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Getting a procs config going should be as easy as (on Debian):

apt install nim  #( has other options)
nimble install procs
$HOME/.nimble/bin/procs   #gives a help message
(cd $HOME/.nimble/bin; ln -s procs pd)
# Here is one way to get a fancier config going:
git clone
cp -r procs/configs/cb0 $HOME/.config/procs

The Nim experience can sometimes have fairly rough-hewn edges, though. So far, though, something like the above has worked for me on Gentoo Linux, Debian, and Android Termux. procs only supports Linux /proc queries at the moment.

Here are some screenshots with many related kernel threads merged (command used is shown in the output):


and with all kernel threads merged into one row:


Merging/coloring categories/kinds are all very user-defined. In the above, kernel threads are underlined and processes marked as runnable are bolded, and my terminal makes bold default foreground color render as orange.


This program is a melange of various procps/top/pidof/pgrep/pkill functionality with plans for whole system statistics. It supports environment-variable-driven themed colorized process display based upon builtin process traits and also based upon user-defined process classifications. It also supports "merging" or "rolling up" statistics for processes related to each other in user-defined ways, e.g. all kernel threads. Conceptually, this is similar to what already happens with the process statistics for a multi-threaded program, but the relationship between merged procs can be less reliant upon kernel categories.

Configuration is similar enough to that they can share theme files for the multi-command. Some ideas like username abbreviation and the kind/color systems carry over almost exactly. Unlike lc, procs is intended to also be a user-friendly API/library interface to process statistics/data. So, it can perhaps facilitate other new utility programs. Its only non-stdlib dependency is cligen.

Though written in Nim, not C, this API/multicommand is generally about as efficient or better. procs tries hard not to make unnecessary system calls. E.g., with a format of just '%p %c' it will only open & read /proc/\*/stat files. Like lc, procs display is more of a "ps construction toolkit" than a pool of pre-packaged formats. Fancy configs can create more work/slow things down. Such is true with almost any featureful program. I have timed a basic process listing as taking about 60% the run-time of the C-based procps ps, though there are surely environments/configurations where ps can be faster.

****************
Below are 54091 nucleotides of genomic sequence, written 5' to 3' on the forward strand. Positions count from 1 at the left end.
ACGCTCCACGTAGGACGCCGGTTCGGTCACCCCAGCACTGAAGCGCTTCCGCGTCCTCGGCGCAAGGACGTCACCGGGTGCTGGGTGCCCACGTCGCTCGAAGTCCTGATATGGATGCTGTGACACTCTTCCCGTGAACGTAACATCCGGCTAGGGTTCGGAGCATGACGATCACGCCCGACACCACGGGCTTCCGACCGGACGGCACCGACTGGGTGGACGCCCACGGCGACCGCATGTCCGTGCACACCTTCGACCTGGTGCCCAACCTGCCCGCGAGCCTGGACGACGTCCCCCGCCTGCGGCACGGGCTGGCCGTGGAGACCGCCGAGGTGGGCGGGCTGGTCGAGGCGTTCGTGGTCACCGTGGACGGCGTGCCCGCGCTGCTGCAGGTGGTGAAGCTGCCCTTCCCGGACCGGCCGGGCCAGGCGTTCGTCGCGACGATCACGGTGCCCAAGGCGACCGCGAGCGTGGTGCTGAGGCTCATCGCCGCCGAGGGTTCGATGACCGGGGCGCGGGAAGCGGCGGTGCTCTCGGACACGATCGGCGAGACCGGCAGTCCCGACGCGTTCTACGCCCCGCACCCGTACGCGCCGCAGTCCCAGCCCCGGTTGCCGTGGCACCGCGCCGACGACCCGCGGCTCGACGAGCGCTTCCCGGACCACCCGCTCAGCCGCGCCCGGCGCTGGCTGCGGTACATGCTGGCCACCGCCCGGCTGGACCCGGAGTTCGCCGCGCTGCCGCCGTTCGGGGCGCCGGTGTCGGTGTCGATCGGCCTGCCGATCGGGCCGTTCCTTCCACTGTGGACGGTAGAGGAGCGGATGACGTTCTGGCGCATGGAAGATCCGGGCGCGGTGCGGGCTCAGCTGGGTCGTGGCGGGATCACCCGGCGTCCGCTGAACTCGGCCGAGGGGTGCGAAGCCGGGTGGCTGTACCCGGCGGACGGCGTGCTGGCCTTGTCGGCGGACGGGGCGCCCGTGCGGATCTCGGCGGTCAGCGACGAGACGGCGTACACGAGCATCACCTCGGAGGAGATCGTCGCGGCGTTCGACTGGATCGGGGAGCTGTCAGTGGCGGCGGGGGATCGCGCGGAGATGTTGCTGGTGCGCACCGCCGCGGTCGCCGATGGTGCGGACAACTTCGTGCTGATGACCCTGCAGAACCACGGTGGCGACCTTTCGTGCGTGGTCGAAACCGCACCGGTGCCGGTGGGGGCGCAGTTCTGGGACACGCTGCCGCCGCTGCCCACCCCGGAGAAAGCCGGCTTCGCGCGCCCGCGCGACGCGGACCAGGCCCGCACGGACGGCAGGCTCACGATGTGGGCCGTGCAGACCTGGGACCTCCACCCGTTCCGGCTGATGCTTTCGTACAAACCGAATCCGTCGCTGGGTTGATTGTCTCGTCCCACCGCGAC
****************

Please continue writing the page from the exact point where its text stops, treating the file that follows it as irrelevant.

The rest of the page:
One feature more unique to procs display is its ASAP mode. For output styles with no sorting or merging, process rows are written to stdout as soon as the data is collected. This lowers user-perceived latency to "first output" by a very large multiple. That can help on a system that is struggling to make progress/give the procs display process CPU time. This ASAP style of flow also applies to procs find --actions=kill, for example, to send signals as quickly as possible to misbehaving program which could be grinding a system to a near halt. The pgrep/pkill in procps (at least as of version 3.3.15) reads and selects all processes before acting upon them. While hopefully rare, when ASAP action matters it can be very helpful.

procs display --delay 1 provides a similar use case but somewhat different theory of operation to top -ib. procs is not an interactive program and has no compile/run-time curses/ncurses/terminal dependency. All coloring/merging ideas generally available in procs display are also retained. You can log to a file and look at a nicely embellished report later. It allows user-defined sense of "idle". You can use traits besides CPU activity like RAM/IO activity, and even things independent of having been scheduled such as signal masks, nice value, etc. It does not print system-wide statistics every iteration, although may grow an option for that.

If you create hard-links or sym-links from the procs executable to any of { "pd", "pf", "pk", or "pw" }, then the multi-command can be bypassed and those commands activate, respectively, procs display, procs find, procs find -akill, and procs find -await. Being a cligen multi-command you can also type the shortest unique prefix for most things, e.g., procs k.

wait/Wait actions of procs find (or pw) are more unusual functionality. The selected set of processes is checked for lack of existence (via a 0 signal) each delay separated interval. procs exits when either any or all (lower or uppercase) of the processes have failed to exist at least once. Up to fast PID recycling this recreates features of the Bash wait/wait -n builtin for processes unrelated to the wait-er.

procs is definitely a work in progress, but a nice enough bundle of useful ideas to share. With so many features and just me as a user, there are surely many bugs.


Unix process&system query&formatting library&multi-command CLI in Nim







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